For public sales, generally they are. It would be an embarrassment to the government if people lost money immediately, and would be seen as a failure (despite the taxpayer benefitting). For a private sale, no. Last minute.com and Facebook spring to mind as a couple of high profile ones that have tanked.
IPOs are generally under-priced evilkitten - simply because the underwriter doesn't want the risk of having to buy any remaining unsold shares.
Will speak to HL, the JISA provider. I don't want to buy the shares within the JISA as her allowance has already been used for this year. I just wondered if there were any age limits that actually applied in buying shares like these?
It's a question for your JISA provider. I suspect that unless they're a full-on stockbroker, the answer will be no though - it's likely to involve more effort for them than just buying shares on the open market.
The other question is why you'd want to buy the RM shares. Shares in an IPO are priced for the seller, not the buyer, and you don't have the natural balance shown on the open market. Expect a rapid change (positive or negative) immediately after launch as everything adjusts to what the market thinks Royal Mail is worth.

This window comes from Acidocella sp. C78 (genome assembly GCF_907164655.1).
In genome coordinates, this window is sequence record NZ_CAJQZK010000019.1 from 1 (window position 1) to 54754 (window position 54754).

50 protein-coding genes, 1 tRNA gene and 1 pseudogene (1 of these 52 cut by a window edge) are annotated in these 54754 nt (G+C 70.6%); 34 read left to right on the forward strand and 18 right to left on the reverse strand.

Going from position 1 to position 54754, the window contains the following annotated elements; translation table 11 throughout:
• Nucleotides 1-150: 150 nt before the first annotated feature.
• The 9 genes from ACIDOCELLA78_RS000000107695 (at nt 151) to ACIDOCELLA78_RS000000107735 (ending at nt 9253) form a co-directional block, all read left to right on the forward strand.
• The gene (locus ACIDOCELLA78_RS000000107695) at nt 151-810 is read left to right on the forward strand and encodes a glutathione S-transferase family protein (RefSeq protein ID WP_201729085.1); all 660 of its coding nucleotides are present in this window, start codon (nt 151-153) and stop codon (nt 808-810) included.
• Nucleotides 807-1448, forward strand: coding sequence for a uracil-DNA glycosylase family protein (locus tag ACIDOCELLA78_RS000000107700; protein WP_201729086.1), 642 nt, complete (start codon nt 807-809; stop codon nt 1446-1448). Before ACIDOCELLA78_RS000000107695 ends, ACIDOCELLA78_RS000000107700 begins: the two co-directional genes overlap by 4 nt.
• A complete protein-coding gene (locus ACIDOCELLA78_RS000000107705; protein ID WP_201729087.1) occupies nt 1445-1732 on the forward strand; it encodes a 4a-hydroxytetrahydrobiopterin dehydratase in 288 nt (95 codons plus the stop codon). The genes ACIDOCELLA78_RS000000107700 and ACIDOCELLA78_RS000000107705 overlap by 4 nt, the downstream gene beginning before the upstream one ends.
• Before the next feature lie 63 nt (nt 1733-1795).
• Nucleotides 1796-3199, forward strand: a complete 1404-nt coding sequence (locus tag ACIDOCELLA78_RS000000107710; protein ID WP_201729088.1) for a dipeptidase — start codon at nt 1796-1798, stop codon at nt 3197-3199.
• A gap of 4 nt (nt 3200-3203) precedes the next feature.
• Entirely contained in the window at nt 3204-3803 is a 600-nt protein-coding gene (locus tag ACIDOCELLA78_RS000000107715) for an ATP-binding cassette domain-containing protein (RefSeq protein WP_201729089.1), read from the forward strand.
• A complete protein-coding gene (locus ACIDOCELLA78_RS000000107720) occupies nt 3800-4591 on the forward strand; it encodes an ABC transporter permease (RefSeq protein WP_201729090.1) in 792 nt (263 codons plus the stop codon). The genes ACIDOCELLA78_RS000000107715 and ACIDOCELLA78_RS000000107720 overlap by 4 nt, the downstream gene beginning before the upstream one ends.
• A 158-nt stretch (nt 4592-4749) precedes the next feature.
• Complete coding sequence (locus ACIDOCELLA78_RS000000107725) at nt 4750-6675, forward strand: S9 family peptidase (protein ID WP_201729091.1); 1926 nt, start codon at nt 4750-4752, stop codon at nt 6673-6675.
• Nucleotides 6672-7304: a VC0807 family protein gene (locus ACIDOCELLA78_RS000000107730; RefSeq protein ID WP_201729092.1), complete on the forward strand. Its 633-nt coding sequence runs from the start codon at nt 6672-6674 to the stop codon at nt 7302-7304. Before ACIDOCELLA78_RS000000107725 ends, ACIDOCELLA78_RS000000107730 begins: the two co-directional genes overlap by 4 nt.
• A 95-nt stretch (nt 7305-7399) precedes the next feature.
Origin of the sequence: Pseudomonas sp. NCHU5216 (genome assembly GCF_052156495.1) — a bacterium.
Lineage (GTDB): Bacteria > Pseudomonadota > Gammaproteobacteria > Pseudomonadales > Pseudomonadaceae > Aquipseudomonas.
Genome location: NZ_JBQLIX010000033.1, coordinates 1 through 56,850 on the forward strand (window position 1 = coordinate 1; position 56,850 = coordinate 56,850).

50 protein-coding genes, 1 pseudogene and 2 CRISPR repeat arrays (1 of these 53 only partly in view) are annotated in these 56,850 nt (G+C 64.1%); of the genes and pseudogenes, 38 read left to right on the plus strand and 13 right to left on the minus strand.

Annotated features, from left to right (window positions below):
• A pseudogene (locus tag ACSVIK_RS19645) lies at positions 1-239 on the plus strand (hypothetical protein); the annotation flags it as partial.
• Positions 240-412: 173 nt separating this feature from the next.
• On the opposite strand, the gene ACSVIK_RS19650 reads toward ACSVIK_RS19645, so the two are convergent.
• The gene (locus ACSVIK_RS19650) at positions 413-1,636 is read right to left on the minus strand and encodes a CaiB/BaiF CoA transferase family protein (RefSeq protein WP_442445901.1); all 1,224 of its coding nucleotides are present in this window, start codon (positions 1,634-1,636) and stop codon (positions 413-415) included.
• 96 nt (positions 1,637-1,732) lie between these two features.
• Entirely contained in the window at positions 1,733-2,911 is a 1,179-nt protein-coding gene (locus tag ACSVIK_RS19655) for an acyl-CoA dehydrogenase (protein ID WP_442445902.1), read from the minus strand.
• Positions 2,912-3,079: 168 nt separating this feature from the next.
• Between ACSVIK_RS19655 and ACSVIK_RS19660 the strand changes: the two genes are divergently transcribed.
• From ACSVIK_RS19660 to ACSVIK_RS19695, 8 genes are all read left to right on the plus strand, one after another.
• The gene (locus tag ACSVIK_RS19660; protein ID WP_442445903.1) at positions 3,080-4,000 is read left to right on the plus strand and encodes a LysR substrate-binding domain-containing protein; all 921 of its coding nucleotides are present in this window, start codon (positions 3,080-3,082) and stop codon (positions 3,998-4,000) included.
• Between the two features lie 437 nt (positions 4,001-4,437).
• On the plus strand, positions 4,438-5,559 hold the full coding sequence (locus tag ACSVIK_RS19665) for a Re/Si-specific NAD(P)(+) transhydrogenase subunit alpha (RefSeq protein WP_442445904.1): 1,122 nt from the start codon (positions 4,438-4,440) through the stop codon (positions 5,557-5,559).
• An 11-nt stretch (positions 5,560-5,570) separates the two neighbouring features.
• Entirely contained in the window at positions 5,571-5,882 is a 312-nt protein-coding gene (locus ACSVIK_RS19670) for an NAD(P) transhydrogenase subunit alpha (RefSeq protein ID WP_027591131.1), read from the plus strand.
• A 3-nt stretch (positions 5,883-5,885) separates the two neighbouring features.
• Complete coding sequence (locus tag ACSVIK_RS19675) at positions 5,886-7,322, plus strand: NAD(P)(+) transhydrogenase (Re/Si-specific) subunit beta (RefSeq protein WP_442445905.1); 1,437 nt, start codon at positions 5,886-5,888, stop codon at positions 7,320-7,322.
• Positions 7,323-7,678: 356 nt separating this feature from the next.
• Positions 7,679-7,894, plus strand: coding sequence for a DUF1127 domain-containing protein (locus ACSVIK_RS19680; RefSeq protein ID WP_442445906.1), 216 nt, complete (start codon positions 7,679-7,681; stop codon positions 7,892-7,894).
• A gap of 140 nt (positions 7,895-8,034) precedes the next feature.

Personally, I'm not buying. I don't know much about postal logistics, I don't see any long term advantage the RM has over other post providers (although their unionised stance and unwillingness to adapt could well be a disadvantage), and it doesn't fit in well with the rest of my portfolio.